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Celebrating Diversity at RMU

When I was growing up, I didn’t give much thought to diversity. Sitting behind my desk in Catholic school, my mind was occupied with doodling elaborate outer-space battle scenes in my loose-leaf notebooks. When I did occasionally pick up my head to scan the classroom, I’d see twenty or so white kids – some of them also drawing, some of them dozing off, and maybe one or two teacher’s pets actually paying attention to Sr. Margaret.


A diverse group, we were not. We were all from the same county, the same state, the same country. We were all Catholic, and we were all Caucasian. During my eight years there, we only had one African American student – a boy named Maurice – who was only there for half of my second-grade year. But again, this was normal to us. We didn’t know any better. We didn’t understand why diversity was important, and frankly, we didn’t care. We just wanted 3 o’clock to come.


When I entered public high school, diversity was suddenly thrust upon me. Now the classroom was filled with kids from various backgrounds. At first it was a little intimidating. In no time at all, however, the strangeness wore off, and I had an entirely new idea of what was normal. Soon, I had African American friends, Asian friends, Hispanic friends, Jewish friends, Protestant friends, Methodist friends…and it was wonderful.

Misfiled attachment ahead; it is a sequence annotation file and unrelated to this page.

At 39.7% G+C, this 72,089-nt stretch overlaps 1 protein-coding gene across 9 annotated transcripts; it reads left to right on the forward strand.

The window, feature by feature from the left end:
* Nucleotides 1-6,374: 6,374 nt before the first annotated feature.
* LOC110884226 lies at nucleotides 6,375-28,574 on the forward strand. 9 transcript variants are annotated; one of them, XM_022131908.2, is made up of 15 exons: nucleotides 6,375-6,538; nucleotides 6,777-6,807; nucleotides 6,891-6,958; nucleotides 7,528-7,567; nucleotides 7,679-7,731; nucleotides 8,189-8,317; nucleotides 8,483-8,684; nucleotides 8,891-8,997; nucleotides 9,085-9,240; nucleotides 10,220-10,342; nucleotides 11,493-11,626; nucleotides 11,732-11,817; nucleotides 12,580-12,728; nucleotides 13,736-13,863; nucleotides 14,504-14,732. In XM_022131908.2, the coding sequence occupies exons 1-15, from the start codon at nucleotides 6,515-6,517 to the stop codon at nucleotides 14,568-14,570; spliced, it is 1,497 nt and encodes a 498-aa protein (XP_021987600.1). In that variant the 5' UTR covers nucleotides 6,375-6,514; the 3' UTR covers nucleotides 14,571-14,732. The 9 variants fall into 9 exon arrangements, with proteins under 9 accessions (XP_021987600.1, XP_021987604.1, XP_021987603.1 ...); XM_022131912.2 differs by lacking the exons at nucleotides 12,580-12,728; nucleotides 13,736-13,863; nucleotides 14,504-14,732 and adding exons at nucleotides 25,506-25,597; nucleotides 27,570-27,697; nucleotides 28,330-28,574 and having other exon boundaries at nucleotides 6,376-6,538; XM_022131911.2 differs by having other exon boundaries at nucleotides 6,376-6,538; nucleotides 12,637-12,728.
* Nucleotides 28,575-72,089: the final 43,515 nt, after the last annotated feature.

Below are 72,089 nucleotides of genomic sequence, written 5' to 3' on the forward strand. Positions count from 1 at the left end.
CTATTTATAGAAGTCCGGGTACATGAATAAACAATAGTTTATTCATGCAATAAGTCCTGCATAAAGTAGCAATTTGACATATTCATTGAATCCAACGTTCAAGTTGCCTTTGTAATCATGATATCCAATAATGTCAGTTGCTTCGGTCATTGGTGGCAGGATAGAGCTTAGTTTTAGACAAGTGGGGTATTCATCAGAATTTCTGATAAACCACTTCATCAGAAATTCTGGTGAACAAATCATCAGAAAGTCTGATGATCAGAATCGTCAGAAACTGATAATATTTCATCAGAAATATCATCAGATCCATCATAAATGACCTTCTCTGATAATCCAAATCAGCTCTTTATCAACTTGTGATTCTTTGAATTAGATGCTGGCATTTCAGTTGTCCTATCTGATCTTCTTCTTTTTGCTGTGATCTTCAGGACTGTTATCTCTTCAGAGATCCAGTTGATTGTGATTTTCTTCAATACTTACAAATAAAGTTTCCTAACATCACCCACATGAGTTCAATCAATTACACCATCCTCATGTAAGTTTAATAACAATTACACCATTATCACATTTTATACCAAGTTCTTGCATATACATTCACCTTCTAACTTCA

The diversity I encountered in high school opened my eyes to the world and helped me see it in an entirely new way. By the time I reached college, instead of being surprised by diversity, I was surprised if my classes lacked it. Diversity had become the norm rather than the exception.


Here at RMU, we’re lucky to have an incredibly diverse student and faculty population. Just a couple days ago, I attended the first installment of the Diversity Speaker Series, organized by Paul Spradley, assistant director of student life for multicultural affairs. Around 60 people gathered in the Rogal Chapel to hear the first guest speaker, Saleem Ghubril. Ghubril, who was born in Beirut, Lebanon, fled to the United States with his family when civil war broke out in his country in the mid-1970s.


Ghubril embodies everything that is good about diversity. In addition to being the executive director of the Pittsburgh Promise, this Asian-African-Arab-American is also an ordained minister who is committed to serving the community and bringing people together. “I am the world!” he said.


During his talk, Ghubril spoke of how much the world has changed for the better over the years in terms of racial and ethnic tolerance. He also spoke of the many challenges we still face today. As I listened to him speak of diversity with passion and youthful exuberance, I noticed the diverse audience that had gathered to hear him speak, and it warmed my heart.


RMU’s diversity is something to be celebrated. The many cultures and backgrounds that make up this university help to teach us tolerance and understanding, and it gives us all a global perspective. And in an ever-shrinking world, few things are as valuable.


– Valentine J. Brkich


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